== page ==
We’ll put together the right plan for you and answer all your questions. You don’t need to learn all about fitness and try to create a plan for yourself. We’ve got you covered. You just need to show up and smile. That’s it.

If you make an appointment to talk to us, you don’t have to prepare to work out. You just come and meet with a friendly coach who will find out all about you and your goals. He or she will then tell you how our programs can help you, and your coach will give you a prescription that will help you accomplish your goals. 

From there, you’ll start a program one-on-one with a coach who will teach you exactly what to do and how to do it. Your coach will also help you out with nutrition information. After eight sessions, you can either continue to work one-on-one or join our group classes. Either way, you’ll have a coach who will tell you what to do and how to do it every day. You don’t have to do anything but show up.

Here are a list of things our program will improve:

  • Strength
  • Cardiovascular fitness
  • Flexibility
  • Core strength
  • Body weight (lose or gain weight according to goals)
  • Body composition (lose fat or gain muscle according to goals)
  • Balance
  • Co-ordination
  • Power
  • Agility
  • Endurance 
  • Stamina
  • Accuracy 
  • Speed
  • Diet/nutrition
  • Confidence
  • Mood

If you’re feeling overwhelmed about starting a fitness program, we can help. Click below to meet us to discuss the plan that will work for you!  


 

I’ve been doing a lot of work on gymnastics articles lately, and I’ll share a secret with you: strength is required for success in gymnastics.

As coaches, we can provide lots of technical tips, and you’ll need them at some point, but to get a first muscle-up or pull-up or handstand push-up, you have to have strength. There’s no way around that.

So we focus on that: strict work, gymnastics focus sessions, weighted pull-ups, couplets, accessory work, spotting and scaling. All of that is designed to bring up strength levels. Once you’ve got that strength, we can iron out technique to get your chin over the bar or your hands on top of the rings.

But strength comes first. Whenever you see a block of gymnastics time in a class, know that you’re usually doing strength work–and it will pay off.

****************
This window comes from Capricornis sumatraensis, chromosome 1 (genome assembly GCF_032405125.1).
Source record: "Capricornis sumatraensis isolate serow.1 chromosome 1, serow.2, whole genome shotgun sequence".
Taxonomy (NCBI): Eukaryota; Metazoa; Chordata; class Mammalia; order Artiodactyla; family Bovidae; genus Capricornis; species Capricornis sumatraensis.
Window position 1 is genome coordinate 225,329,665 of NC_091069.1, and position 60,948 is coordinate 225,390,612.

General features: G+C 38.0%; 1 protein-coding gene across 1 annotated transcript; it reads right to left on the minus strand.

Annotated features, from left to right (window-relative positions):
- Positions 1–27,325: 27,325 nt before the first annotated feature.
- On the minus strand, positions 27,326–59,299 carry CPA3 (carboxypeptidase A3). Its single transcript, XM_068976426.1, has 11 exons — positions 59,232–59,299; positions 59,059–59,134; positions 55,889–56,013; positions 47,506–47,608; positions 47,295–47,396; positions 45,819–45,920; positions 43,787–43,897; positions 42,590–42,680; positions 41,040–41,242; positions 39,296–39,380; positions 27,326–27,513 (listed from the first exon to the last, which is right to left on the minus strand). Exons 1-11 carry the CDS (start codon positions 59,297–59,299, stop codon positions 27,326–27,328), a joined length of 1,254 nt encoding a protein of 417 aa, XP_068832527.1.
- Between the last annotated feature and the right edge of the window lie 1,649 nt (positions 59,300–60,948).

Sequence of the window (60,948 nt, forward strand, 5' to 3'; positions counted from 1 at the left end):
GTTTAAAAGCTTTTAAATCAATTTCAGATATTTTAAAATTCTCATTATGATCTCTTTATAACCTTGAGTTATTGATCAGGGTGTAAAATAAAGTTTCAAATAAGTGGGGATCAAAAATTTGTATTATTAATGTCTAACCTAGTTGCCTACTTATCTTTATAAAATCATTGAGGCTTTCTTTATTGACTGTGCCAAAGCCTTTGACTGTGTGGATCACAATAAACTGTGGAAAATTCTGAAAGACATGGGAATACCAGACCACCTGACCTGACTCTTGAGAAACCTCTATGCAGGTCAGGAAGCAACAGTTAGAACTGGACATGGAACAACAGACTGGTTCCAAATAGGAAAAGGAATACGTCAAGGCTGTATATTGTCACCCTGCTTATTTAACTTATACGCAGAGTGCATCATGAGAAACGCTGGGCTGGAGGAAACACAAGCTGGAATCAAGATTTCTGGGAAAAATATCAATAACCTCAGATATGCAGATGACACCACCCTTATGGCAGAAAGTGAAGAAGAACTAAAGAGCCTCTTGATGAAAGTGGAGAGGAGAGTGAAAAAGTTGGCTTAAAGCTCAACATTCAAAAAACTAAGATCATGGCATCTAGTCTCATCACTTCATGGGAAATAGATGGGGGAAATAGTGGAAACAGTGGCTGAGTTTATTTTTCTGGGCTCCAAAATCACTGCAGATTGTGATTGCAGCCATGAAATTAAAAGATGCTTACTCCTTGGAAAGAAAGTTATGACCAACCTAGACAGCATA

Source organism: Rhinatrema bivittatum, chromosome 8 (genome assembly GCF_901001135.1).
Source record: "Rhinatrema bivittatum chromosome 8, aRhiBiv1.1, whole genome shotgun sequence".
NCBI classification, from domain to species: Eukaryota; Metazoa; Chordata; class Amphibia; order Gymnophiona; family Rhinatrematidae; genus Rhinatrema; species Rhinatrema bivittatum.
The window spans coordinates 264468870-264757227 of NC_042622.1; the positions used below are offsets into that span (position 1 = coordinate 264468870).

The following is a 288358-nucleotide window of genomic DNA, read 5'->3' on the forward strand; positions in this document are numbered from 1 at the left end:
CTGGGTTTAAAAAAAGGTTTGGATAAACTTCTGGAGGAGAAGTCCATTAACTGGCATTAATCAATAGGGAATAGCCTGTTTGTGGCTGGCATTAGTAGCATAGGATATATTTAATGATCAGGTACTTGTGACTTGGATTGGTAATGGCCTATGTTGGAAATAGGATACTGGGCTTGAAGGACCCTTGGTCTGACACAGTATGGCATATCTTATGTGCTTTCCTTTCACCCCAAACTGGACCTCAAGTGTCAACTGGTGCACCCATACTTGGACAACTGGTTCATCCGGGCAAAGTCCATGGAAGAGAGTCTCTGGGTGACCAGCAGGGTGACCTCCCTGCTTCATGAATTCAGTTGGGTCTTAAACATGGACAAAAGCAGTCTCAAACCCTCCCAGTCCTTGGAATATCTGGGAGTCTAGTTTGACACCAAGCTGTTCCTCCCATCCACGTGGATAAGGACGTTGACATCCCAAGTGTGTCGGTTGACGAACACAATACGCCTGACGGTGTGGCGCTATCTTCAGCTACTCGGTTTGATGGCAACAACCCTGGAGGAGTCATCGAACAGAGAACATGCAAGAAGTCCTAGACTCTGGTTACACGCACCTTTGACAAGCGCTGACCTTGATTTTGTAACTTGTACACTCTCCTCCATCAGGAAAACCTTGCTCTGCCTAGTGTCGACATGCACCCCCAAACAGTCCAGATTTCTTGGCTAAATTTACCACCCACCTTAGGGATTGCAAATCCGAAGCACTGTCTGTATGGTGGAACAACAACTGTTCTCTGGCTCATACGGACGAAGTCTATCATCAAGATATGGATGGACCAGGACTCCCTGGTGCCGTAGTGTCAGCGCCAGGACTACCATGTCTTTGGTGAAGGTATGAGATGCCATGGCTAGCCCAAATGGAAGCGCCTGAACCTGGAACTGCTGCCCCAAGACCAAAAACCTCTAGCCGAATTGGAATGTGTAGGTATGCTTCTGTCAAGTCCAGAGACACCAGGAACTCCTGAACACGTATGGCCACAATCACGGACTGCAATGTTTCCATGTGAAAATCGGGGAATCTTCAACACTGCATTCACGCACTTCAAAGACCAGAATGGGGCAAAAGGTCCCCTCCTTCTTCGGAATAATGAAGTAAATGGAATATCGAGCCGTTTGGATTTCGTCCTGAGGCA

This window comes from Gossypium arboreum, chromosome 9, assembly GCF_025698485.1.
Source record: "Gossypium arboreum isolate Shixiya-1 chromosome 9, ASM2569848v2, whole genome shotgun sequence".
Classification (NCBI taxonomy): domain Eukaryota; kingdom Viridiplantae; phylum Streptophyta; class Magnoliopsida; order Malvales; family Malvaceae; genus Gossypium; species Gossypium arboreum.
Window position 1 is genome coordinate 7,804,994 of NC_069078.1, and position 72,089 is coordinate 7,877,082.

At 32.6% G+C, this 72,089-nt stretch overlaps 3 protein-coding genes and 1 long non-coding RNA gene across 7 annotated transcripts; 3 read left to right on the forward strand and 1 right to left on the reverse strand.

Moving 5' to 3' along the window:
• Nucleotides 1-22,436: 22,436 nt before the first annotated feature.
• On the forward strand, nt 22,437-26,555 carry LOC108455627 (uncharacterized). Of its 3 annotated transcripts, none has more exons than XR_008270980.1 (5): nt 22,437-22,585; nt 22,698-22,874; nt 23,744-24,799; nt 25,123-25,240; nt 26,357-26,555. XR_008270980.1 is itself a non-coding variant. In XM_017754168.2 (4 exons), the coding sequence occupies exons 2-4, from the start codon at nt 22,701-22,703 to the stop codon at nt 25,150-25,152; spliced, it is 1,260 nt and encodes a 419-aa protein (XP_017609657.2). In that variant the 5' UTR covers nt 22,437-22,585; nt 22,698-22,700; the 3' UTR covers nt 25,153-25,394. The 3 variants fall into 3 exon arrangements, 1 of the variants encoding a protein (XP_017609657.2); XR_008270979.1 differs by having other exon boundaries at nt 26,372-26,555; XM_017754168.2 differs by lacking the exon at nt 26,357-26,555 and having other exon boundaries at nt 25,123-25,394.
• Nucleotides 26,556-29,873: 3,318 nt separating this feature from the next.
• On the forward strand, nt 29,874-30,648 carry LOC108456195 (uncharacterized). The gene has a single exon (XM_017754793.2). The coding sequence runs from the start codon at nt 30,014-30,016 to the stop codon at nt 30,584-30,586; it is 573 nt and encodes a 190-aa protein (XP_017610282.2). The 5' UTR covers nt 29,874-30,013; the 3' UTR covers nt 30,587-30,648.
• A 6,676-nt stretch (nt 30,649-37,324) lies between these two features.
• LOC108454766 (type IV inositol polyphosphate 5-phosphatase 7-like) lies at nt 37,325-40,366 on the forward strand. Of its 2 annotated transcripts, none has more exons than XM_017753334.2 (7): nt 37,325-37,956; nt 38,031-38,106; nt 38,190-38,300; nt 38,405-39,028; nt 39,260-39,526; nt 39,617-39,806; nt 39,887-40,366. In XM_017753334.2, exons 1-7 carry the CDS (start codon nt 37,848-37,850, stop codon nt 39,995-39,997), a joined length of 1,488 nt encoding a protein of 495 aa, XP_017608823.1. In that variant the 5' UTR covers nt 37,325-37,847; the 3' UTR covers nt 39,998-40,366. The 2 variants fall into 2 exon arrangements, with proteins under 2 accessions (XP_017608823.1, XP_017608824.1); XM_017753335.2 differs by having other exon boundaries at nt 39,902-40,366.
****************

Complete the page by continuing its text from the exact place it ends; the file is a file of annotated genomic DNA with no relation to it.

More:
CrossFit 204-204 strength group
204 Strength Barbell Club returns Jan. 7!

New Year’s Day: Start the year with fitness! Join a host of your smiling friends for a fun workout while most of the world is sleeping off a hangover.

The holiday workout is set for 11 a.m. (all regular classes will be cancelled). Please sign up here as you normally would. The workout is set for two hours, but you will not be working out for two hours.

Also of note: 204 Strength Barbell Club starts Jan. 7. Sessions are two hours and run from noon to 2 p.m. on Saturdays for 8 weeks. Cost is $84 for current members and $157.50 for those without current memberships.

Halftime show at the Massacre!
Halftime show at the Massacre on Feb. 14!

Please note classes are cancelled on Feb. 14 for the 204 Massacre. We have nine athletes competing, so come on out and cheer. And please note there will be a group workout at 11 a.m. on Feb. 16. All other classes will be cancelled for the holiday. Please sign in as you normally do.

Every minute for 8 sets:

3 back squats

Front-rack or overhead lunges 8-8-8

Romanian deadlifts 8-8-8

This classic workout is far more challenging than it looks.
The press!

Press 3-3-2-1

10 rounds:

2 strict presses (135/95)

Unbroken muscle-ups/chest-to-bar pull-ups/ring rows (number selected by the athlete)

Rest 1 minute

Skills Session

4 rounds of:

1 column run*

6 kettlebell snatches per arm

*If the isn’t room for a column run, do 10 16-foot shuttle sprints (there and back is 1 rep)

 

Squats like a boss. Can also play Thunderstuck on French horn.
Squats like a boss. Can also play Thunderstuck on French horn.

3-position clean (floor, below the knee, mid-hang) 1-1-1-1-1 @ 70 percent of 1RM

Pause front squat 4-4-4-4

Dumbbell or kettlebell overhead walking lunges 10-10-10 (5 steps per leg)